Why? Because after my ancestors were brought over unwillingly to a foreign place, abused, attacked, stripped of their identity, split from their families, their descendants still struggled and continue to struggle with finding a place in America. Why? Because I see more black women in the media who are publicly exploited or playing to a certain overt narrative than professional, successful, Godly black women. Why? Because we must form diversity and inclusion positions in the workplace, our own organizations, schools, hubs because we were never meant to be included in the majority, and laws and policies are being created daily to keep us out. Why? Because the same way we fight for equal rights with women (feminism), the LGBTQ community, and more, people of color continue to not be provided the same opportunities day after day, after day, after day. Why? Because the color of my skin creates a form of rhetoric that exists to incite fear and say I'm not worthy, I'm less than, and I don't deserve the same success as you. Why? Because the ideologies of naziism are still embraced in 2017. Why? Because we experience modern day public lynchings to black bodies by those who are paid to protect the communities we live in. Why? Because the economy and Wall Street were never meant for us, so we fight and kill each other to try and survive in an economy from which we cannot benefit. Why? Because you try being a person of color for a day. Why? Because in 2017 we still have to say, "the first black president," "the first black senator of...," "the first black ballerina," "A black CEO". Why? Because we've reached a point in time where we must stop fluffing over race issues in America. Racism is real and it's an ideology that is rooted in hate. No matter how you try to put it, it's indefensible and a domestic form of terrorism for those who experience it.
Yes, I'm part of a BLACK pageant system because of these things. I've learned through this process to fully love me - my culture, my skin, my people, my natural curly black hair, the natural shape of my body. I will no longer conform to societal pressures that try to cause me to be something I am not and create self-hate. I felt myself being pulled in that direction to satisfy and be accepted by others, and it completely brought me out of my natural element. I've learned I can walk anywhere with my head held high, and not have to worry about if I am pleasing to you. Why? Because I was created in God's image, made to be pleasing unto Him. You are not my God, and I will no longer dim my light for your comfort. And I hope I can continue to inspire others to do the same by walking in their truth and light as they continue to go after their many dreams.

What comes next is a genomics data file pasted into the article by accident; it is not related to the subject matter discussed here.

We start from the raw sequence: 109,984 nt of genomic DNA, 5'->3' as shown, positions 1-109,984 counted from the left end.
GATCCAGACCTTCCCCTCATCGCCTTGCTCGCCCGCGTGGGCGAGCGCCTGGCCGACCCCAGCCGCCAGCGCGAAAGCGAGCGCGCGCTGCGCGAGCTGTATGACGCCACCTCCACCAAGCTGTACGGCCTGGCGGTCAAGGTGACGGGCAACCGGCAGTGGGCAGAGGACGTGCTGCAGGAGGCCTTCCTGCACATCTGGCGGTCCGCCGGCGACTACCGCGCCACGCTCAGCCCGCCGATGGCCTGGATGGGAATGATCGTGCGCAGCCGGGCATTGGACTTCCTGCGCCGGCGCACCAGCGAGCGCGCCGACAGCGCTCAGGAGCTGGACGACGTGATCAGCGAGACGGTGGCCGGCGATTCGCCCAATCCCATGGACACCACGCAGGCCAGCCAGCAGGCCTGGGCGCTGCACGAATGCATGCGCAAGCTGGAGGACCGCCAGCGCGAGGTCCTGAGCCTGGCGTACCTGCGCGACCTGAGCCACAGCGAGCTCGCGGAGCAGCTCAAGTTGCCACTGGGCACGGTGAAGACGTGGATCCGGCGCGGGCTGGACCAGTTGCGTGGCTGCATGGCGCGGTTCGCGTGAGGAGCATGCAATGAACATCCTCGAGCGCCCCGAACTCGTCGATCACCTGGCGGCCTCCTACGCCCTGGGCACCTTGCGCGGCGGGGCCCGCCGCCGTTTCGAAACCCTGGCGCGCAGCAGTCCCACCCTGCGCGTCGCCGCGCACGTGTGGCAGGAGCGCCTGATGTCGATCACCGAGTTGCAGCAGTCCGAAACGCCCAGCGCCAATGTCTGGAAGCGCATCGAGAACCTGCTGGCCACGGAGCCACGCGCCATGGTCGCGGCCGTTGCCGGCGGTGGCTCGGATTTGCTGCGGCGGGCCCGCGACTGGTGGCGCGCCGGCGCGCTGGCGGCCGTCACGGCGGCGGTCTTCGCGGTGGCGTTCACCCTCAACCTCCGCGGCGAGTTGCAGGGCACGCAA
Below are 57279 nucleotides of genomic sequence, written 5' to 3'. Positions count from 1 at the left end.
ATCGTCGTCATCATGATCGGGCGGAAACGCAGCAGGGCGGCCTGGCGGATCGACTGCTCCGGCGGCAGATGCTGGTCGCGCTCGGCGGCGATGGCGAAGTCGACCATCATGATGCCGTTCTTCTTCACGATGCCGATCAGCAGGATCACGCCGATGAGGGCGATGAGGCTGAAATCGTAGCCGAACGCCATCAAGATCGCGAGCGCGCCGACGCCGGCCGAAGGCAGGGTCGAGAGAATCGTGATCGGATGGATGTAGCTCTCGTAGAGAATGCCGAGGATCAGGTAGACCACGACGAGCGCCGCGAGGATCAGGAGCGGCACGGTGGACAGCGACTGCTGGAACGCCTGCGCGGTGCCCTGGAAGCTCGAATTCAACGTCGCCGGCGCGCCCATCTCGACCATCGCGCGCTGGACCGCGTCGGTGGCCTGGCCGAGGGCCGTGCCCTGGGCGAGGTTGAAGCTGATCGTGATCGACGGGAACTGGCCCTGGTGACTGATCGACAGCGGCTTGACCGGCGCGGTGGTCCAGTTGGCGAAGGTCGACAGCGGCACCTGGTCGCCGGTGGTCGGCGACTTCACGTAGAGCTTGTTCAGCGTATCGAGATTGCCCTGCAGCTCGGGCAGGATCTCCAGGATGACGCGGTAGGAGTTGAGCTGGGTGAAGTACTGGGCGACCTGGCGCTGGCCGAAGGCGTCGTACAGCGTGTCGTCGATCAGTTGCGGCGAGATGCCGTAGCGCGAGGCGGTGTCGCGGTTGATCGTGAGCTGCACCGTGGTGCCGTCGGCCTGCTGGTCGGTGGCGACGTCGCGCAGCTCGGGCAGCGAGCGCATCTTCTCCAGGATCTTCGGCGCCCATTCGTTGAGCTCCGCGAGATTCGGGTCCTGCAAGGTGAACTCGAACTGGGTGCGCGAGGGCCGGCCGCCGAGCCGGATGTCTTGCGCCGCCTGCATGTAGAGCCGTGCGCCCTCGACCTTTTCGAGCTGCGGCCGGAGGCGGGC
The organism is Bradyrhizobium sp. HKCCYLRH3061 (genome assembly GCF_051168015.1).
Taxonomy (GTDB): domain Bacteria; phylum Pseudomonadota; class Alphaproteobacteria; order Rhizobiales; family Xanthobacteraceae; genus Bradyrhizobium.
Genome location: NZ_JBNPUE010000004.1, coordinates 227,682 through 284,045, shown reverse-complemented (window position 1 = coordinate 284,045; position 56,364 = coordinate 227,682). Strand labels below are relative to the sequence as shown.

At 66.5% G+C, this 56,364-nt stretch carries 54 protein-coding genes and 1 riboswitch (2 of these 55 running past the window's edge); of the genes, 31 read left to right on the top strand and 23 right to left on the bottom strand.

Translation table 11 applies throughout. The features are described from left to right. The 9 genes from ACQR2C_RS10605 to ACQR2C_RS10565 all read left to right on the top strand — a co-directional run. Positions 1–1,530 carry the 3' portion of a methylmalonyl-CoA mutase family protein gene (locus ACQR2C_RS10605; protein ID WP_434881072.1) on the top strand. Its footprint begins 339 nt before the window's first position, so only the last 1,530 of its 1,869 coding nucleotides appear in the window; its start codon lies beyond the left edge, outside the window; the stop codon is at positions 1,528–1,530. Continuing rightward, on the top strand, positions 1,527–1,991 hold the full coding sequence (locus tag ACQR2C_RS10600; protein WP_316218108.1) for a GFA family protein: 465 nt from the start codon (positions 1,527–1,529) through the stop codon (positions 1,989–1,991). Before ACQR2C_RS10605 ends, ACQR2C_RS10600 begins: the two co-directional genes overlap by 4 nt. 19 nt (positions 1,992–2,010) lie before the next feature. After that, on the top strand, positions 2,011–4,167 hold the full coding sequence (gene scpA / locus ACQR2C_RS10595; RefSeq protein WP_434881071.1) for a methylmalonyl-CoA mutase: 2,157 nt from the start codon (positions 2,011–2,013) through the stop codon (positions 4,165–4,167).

As I enter into this last day of competing for the @missblackusa 2017 title, I am more prepared than ever to walk into any room with my head held high knowing I'm deserving of the same opportunities and experiences just as any other person. I've been inspired to continue making strides through civic and social works in Chicago, my nation, and other international entities. I will go on to pursue a Masters in Public Policy and Administration from Northwestern University so that I can join the work of those who fight for the representation and welfare of people of color daily. I will continue in my commitments to teaching young brown girls and boys that there is more to life than what immediately surrounds them in their communities through my work as an arts and education advocate.
September is Sickle Cell Awareness Month and we're here for all of it. Shaunii Rawls, Miss Black Georgia USA 2017 is a Sickle Cell Warrior and the Creator of Strut for Sickle Cell Savannah. Shaunii is on a mission and she's using her girl power to make a difference. To keep up with Shaunii and learn more about this platform, email firstname.lastname@example.org.
Brown Girls do Ballet. Watch Daphne Lee's winning talent performance.
The 2017 Miss Black USA Contestants strutted across the stage in a well-choreographed number in their Liliana Footwear, the official shoe sponsor of Miss Black USA.
Daphne stopped by today The 202 (DC TV Talk Show) with Host Ferman Patterson to discuss her platform and the Miss Black USA Organization.